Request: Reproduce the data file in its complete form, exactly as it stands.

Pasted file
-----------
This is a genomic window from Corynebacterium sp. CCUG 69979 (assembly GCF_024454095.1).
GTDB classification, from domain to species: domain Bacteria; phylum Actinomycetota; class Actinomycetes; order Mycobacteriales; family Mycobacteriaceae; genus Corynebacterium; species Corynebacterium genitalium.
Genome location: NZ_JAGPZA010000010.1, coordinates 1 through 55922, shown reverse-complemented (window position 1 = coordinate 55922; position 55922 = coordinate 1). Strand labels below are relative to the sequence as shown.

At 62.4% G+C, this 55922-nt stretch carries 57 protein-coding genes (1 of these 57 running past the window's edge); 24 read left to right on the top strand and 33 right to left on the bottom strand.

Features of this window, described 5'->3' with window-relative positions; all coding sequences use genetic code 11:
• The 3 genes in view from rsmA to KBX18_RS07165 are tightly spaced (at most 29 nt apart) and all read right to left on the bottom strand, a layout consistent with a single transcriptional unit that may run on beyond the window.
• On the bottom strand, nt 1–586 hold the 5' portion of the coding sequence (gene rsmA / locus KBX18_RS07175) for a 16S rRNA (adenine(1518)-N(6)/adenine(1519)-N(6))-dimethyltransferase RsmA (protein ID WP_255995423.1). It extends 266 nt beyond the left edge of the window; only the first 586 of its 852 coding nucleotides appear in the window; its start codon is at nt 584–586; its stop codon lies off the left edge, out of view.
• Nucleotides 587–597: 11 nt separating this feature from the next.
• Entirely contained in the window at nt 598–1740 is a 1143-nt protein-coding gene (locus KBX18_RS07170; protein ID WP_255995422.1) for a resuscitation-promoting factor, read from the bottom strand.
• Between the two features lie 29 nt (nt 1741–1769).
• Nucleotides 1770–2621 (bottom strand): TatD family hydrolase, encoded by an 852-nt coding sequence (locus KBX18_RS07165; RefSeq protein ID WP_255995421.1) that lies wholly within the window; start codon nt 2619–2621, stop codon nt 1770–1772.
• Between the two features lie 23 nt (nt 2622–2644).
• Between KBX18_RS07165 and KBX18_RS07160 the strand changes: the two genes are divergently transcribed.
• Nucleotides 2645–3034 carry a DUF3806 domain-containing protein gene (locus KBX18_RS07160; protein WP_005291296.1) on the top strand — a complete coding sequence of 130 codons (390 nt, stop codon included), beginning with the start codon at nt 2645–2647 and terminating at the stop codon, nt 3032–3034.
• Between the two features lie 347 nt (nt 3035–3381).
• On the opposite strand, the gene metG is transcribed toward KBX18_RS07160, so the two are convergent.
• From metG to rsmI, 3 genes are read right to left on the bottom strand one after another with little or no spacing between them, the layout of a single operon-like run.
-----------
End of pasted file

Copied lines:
This is a genomic window from Corynebacterium sp. CCUG 69979 (assembly GCF_024454095.1).
GTDB classification, from domain to species: domain Bacteria; phylum Actinomycetota; class Actinomycetes; order Mycobacteriales; family Mycobacteriaceae; genus Corynebacterium; species Corynebacterium genitalium.
Genome location: NZ_JAGPZA010000010.1, coordinates 1 through 55922, shown reverse-complemented (window position 1 = coordinate 55922; position 55922 = coordinate 1). Strand labels below are relative to the sequence as shown.

At 62.4% G+C, this 55922-nt stretch carries 57 protein-coding genes (1 of these 57 running past the window's edge); 24 read left to right on the top strand and 33 right to left on the bottom strand.

Features of this window, described 5'->3' with window-relative positions; all coding sequences use genetic code 11:
• The 3 genes in view from rsmA to KBX18_RS07165 are tightly spaced (at most 29 nt apart) and all read right to left on the bottom strand, a layout consistent with a single transcriptional unit that may run on beyond the window.
• On the bottom strand, nt 1–586 hold the 5' portion of the coding sequence (gene rsmA / locus KBX18_RS07175) for a 16S rRNA (adenine(1518)-N(6)/adenine(1519)-N(6))-dimethyltransferase RsmA (protein ID WP_255995423.1). It extends 266 nt beyond the left edge of the window; only the first 586 of its 852 coding nucleotides appear in the window; its start codon is at nt 584–586; its stop codon lies off the left edge, out of view.
• Nucleotides 587–597: 11 nt separating this feature from the next.
• Entirely contained in the window at nt 598–1740 is a 1143-nt protein-coding gene (locus KBX18_RS07170; protein ID WP_255995422.1) for a resuscitation-promoting factor, read from the bottom strand.
• Between the two features lie 29 nt (nt 1741–1769).
• Nucleotides 1770–2621 (bottom strand): TatD family hydrolase, encoded by an 852-nt coding sequence (locus KBX18_RS07165; RefSeq protein ID WP_255995421.1) that lies wholly within the window; start codon nt 2619–2621, stop codon nt 1770–1772.
• Between the two features lie 23 nt (nt 2622–2644).
• Between KBX18_RS07165 and KBX18_RS07160 the strand changes: the two genes are divergently transcribed.
• Nucleotides 2645–3034 carry a DUF3806 domain-containing protein gene (locus KBX18_RS07160; protein WP_005291296.1) on the top strand — a complete coding sequence of 130 codons (390 nt, stop codon included), beginning with the start codon at nt 2645–2647 and terminating at the stop codon, nt 3032–3034.
• Between the two features lie 347 nt (nt 3035–3381).
• On the opposite strand, the gene metG is transcribed toward KBX18_RS07160, so the two are convergent.
• From metG to rsmI, 3 genes are read right to left on the bottom strand one after another with little or no spacing between them, the layout of a single operon-like run.